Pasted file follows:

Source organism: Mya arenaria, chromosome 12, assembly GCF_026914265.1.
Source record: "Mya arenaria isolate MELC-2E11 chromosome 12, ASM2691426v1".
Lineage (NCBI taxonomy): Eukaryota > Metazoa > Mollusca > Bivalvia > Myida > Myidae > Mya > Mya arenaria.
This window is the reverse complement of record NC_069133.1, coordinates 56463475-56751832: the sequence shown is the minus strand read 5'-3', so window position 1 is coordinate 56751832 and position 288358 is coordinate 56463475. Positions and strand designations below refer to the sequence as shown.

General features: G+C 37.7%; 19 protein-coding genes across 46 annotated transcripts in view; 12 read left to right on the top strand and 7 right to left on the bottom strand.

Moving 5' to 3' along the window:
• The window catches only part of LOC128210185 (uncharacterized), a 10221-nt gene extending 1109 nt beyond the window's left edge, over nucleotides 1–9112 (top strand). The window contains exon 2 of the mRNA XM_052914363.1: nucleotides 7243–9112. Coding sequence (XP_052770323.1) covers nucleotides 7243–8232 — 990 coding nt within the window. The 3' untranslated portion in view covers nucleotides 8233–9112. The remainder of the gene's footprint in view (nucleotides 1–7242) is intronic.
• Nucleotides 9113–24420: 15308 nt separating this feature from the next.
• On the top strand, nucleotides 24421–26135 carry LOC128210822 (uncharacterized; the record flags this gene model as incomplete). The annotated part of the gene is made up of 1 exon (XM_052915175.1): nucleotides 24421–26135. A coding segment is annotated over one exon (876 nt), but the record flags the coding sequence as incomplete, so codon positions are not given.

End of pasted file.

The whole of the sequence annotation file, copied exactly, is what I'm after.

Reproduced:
Source organism: Mya arenaria, chromosome 12, assembly GCF_026914265.1.
Source record: "Mya arenaria isolate MELC-2E11 chromosome 12, ASM2691426v1".
Lineage (NCBI taxonomy): Eukaryota > Metazoa > Mollusca > Bivalvia > Myida > Myidae > Mya > Mya arenaria.
This window is the reverse complement of record NC_069133.1, coordinates 56463475-56751832: the sequence shown is the minus strand read 5'-3', so window position 1 is coordinate 56751832 and position 288358 is coordinate 56463475. Positions and strand designations below refer to the sequence as shown.

General features: G+C 37.7%; 19 protein-coding genes across 46 annotated transcripts in view; 12 read left to right on the top strand and 7 right to left on the bottom strand.

Moving 5' to 3' along the window:
• The window catches only part of LOC128210185 (uncharacterized), a 10221-nt gene extending 1109 nt beyond the window's left edge, over nucleotides 1–9112 (top strand). The window contains exon 2 of the mRNA XM_052914363.1: nucleotides 7243–9112. Coding sequence (XP_052770323.1) covers nucleotides 7243–8232 — 990 coding nt within the window. The 3' untranslated portion in view covers nucleotides 8233–9112. The remainder of the gene's footprint in view (nucleotides 1–7242) is intronic.
• Nucleotides 9113–24420: 15308 nt separating this feature from the next.
• On the top strand, nucleotides 24421–26135 carry LOC128210822 (uncharacterized; the record flags this gene model as incomplete). The annotated part of the gene is made up of 1 exon (XM_052915175.1): nucleotides 24421–26135. A coding segment is annotated over one exon (876 nt), but the record flags the coding sequence as incomplete, so codon positions are not given.